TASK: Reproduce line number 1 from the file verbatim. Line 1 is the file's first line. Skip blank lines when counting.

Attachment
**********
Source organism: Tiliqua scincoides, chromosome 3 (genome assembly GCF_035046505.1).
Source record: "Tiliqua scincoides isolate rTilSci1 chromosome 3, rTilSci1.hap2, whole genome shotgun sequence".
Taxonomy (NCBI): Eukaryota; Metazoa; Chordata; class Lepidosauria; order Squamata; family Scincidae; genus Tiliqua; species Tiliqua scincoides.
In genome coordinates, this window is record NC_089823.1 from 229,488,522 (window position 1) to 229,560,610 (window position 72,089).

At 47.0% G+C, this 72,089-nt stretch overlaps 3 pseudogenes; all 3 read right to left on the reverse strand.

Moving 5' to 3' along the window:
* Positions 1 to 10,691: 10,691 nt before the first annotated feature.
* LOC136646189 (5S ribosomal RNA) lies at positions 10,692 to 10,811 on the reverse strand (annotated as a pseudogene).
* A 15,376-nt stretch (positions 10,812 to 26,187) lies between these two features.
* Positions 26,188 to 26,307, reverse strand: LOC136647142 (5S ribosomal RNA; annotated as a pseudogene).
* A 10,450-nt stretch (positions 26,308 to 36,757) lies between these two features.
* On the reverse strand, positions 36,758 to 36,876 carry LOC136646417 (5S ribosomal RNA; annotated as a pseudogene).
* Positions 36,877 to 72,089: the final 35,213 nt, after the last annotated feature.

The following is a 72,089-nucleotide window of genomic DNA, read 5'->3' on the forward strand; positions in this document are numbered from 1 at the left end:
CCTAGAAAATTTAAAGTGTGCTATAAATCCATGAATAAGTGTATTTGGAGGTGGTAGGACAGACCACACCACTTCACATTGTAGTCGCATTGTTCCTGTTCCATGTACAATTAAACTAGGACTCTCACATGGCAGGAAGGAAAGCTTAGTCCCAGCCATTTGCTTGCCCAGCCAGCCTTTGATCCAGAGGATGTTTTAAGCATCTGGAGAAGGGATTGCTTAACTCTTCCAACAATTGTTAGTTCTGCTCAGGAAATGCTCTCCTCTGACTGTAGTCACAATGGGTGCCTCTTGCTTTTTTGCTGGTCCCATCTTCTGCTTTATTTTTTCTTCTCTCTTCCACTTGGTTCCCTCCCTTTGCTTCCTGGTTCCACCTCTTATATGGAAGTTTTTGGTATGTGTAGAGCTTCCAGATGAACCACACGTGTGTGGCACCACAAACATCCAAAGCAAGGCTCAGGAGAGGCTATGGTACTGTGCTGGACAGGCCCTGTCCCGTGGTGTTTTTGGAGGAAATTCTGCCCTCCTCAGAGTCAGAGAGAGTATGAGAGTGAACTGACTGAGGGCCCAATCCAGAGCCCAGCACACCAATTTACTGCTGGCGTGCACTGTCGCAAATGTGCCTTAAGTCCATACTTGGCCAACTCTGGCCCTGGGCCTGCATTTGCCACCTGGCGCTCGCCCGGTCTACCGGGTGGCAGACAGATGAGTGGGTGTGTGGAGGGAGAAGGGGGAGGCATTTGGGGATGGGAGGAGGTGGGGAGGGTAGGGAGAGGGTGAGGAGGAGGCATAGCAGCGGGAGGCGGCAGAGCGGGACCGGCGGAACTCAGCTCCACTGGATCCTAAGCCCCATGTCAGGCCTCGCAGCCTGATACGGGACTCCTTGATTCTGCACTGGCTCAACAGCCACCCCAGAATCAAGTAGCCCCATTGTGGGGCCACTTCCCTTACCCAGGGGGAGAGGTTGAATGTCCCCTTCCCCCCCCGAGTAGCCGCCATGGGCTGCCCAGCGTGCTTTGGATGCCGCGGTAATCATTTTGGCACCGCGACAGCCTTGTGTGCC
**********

Source organism: Tiliqua scincoides, chromosome 3 (genome assembly GCF_035046505.1).